Gravy, these past ten years.
Alive, sober, working, loving, and
being loved by a good woman. Eleven years
ago he was told he had six months to live
at the rate he was going. And he was going
nowhere but down. So he changed his ways
somehow. He quit drinking! And the rest?
After that it was all gravy, every minute
of it, up to and including when he was told about,
well, some things that were breaking down and
building up inside his head. "Don't weep for me,"
he said to his friends. "I'm a lucky man.
I've had ten years longer than I or anyone
expected. Pure Gravy. And don't forget it."'
-Gravy by Raymond Carver.

This week’s David Marston Writes dramatises scenes from the lives of Dylan Thomas and Raymond Carver. They are not intended to be strictly accurate representations nor are they intended to cause any offence or distress to the estates of either man.

Dylan Thomas (1914-1953) wrote numerous poems, short stories and scripted short films for the BBC during the Second World War. He was arguably Wales’ finest poetic voice. His most famous work, Under the Milkwood, was due for release when he died suddenly of pneumonia complicated by alcohol abuse in New York. Caitlin Thomas was his wife.

Raymond Carver (1938-1988) gave up drinking in 1978 and went on to write two short story collections, Cathedral and What We Talk About When We Talk About Love as well as numerous poems, before he died of cancer. He is frequently acclaimed as the greatest exponent of the short story form in the twentieth century. The term Carverish tends to refer to a bleakly minimalist style.

Much of the inspiration for the hospital ward came from Christopher Palling’s 2009 Guardian article.

Wednesday, 6 April 2011


It could be argued that when the young drink, when they are drunk, they are at their most beautiful. Or that they feel beautiful at least. Free and light. The old, the survivors, those who keep on drinking, they know that they’re the damned. The beautiful and the damned. One becomes the other.

Spirits are found the world over. By spirits I don’t mean derivatives of other alcoholic drinks, like brandy is a boosted version of wine, but the stuff that started off as cheap and nasty and from necessity. Spirits, just life’s ghosts. Vodka, whisky, gin, rum, tequila, and absinthe the sole purpose for the existence of these is drive the day’s demons out into the night.

Vodka, the proper stuff not the sickly flavoured spew designed to be disguised as sweets for oversized children, was invented during the ninth century somewhere in the so-called vodka-belt countries, those at one time or another under the domination of Moscow or St Petersburg, but in a significantly weaker state than what we’re used to. The full on version we know today came from Russia in the early fifteenth century and, like so many other drinks, was cultivated by monks. What was it about monks that they had so much time to be dosing about producing exciting and different drinks for people? Never mind. Vodka, the word, is derived from the Slavic for water. Kind of apt for a drink that is supposed to keep you alive in the depths of the harshest snow.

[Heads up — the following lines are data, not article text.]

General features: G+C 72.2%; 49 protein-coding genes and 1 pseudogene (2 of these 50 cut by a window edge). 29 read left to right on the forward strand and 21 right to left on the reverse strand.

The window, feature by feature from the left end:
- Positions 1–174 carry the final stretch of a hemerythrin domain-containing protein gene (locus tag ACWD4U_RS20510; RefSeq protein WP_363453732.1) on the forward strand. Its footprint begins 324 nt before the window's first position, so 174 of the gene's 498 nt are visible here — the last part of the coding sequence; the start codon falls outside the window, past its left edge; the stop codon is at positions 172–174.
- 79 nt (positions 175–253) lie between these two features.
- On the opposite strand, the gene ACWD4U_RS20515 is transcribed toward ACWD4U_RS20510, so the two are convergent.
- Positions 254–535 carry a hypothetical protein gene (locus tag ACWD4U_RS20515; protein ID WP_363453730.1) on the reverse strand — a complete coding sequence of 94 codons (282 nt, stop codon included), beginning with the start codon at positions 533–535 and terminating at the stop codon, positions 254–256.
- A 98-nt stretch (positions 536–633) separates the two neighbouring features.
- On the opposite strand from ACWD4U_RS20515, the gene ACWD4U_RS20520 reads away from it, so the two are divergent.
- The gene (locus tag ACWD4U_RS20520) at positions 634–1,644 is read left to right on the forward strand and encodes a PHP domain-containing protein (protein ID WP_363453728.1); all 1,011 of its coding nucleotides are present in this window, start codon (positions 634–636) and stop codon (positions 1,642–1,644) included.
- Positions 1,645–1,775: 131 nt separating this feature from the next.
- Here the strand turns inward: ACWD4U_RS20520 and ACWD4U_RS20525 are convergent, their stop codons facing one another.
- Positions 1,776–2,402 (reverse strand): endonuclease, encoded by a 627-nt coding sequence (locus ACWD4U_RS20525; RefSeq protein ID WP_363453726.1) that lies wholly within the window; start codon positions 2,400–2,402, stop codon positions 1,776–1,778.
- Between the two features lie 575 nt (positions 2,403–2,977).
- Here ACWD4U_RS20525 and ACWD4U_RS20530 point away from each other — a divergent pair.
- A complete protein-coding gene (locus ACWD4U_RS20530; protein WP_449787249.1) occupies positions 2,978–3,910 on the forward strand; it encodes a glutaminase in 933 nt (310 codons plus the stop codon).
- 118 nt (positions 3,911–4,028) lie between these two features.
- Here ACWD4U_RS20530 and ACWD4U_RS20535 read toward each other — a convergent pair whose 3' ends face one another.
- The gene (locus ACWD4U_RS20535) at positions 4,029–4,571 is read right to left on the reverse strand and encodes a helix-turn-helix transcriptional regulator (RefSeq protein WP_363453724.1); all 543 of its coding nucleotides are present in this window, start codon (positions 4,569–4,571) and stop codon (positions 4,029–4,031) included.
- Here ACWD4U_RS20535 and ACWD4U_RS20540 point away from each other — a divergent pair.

Vodka shouldn’t be fucked around with. Modern brands flavour it with cherry or bacon or chocolate, but at worst it should be infused with lemongrass or ginger, stuff that grows naturally, and ideally just leave it alone. It’s supposed to kick your eyeballs out. Just be grateful you’re not knocking back the homebrew stuff out a jam-jar somewhere on a post-Soviet farming collective in the Siberian steppes. And that’s how it should be drunk: hard and neat. There are rituals around vodka. It should be cold, which does dull the burn somewhat, and served in small shot glasses, toasted and necked in one before chatter continues and sometime later another will be poured. Get it over with, don’t linger. Enjoy it.

By the time I reached University I was an accomplished beer drinker. I knew my limits, knew my comfort zones. I felt that I was done with getting inadvertently legless, throwing up, waking up on a traffic roundabout, staggering around incoherently, setting shit on fire and bumping into the Police. I’d finished, or so I thought, experimenting with alcohol. I knew what I liked and what I liked was about a dozen pints of ale or Guinness and to go home. I liked pubs. Pubs like the one where I’d been born. Local pubs with wooden bars and no aluminium; music was an acceptable addition, but it didn’t need to be overbearing, did it?

Sheffield is a city. And whilst, to an extent, I had grown up in a bigger city (or at least adjacent to one) it was very much in a suburban outcast fashion and suddenly I found myself at the heart of something with a wider range of distractions. My friends wanted to go to nightclubs, which contrary to my previous experiences, were not either mildly threatening or pap filled dross pits, but venues packed with other students playing music I actually liked for once. They also wanted, occasionally, to go to large city centre pubs or shiny tiny bars, or even cocktail lounges of crappy hotels. When they had a happy hour. Not too often, usually because we couldn’t afford it, but, you know, sometimes. For a change. For something different.

At eighteen, I wasn’t too keen on change or diversity. I enjoyed routine, the same repeated again and again.

Ssh, whisper it: I was afraid of the unknown.